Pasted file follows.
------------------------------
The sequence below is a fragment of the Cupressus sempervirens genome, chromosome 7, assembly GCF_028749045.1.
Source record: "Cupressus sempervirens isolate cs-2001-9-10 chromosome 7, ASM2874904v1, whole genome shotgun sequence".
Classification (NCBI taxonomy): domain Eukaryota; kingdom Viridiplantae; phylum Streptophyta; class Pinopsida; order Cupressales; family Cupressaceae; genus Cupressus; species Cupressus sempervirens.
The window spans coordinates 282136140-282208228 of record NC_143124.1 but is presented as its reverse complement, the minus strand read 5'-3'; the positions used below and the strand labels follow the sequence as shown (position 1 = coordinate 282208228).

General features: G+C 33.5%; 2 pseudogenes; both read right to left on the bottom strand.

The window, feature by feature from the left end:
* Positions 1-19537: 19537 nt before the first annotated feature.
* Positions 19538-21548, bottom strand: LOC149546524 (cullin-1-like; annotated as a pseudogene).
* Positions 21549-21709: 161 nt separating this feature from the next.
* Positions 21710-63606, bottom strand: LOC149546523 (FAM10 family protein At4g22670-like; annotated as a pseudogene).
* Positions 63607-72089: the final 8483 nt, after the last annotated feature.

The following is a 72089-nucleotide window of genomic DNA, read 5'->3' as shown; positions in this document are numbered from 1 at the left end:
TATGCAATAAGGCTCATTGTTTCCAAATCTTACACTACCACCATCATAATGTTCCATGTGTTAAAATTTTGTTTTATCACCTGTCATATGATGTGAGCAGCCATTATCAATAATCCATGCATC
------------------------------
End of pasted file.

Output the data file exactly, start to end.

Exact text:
The sequence below is a fragment of the Cupressus sempervirens genome, chromosome 7, assembly GCF_028749045.1.
Source record: "Cupressus sempervirens isolate cs-2001-9-10 chromosome 7, ASM2874904v1, whole genome shotgun sequence".
Classification (NCBI taxonomy): domain Eukaryota; kingdom Viridiplantae; phylum Streptophyta; class Pinopsida; order Cupressales; family Cupressaceae; genus Cupressus; species Cupressus sempervirens.
The window spans coordinates 282136140-282208228 of record NC_143124.1 but is presented as its reverse complement, the minus strand read 5'-3'; the positions used below and the strand labels follow the sequence as shown (position 1 = coordinate 282208228).

General features: G+C 33.5%; 2 pseudogenes; both read right to left on the bottom strand.

The window, feature by feature from the left end:
* Positions 1-19537: 19537 nt before the first annotated feature.
* Positions 19538-21548, bottom strand: LOC149546524 (cullin-1-like; annotated as a pseudogene).
* Positions 21549-21709: 161 nt separating this feature from the next.
* Positions 21710-63606, bottom strand: LOC149546523 (FAM10 family protein At4g22670-like; annotated as a pseudogene).
* Positions 63607-72089: the final 8483 nt, after the last annotated feature.

The following is a 72089-nucleotide window of genomic DNA, read 5'->3' as shown; positions in this document are numbered from 1 at the left end:
TATGCAATAAGGCTCATTGTTTCCAAATCTTACACTACCACCATCATAATGTTCCATGTGTTAAAATTTTGTTTTATCACCTGTCATATGATGTGAGCAGCCATTATCAATAATCCATGCATC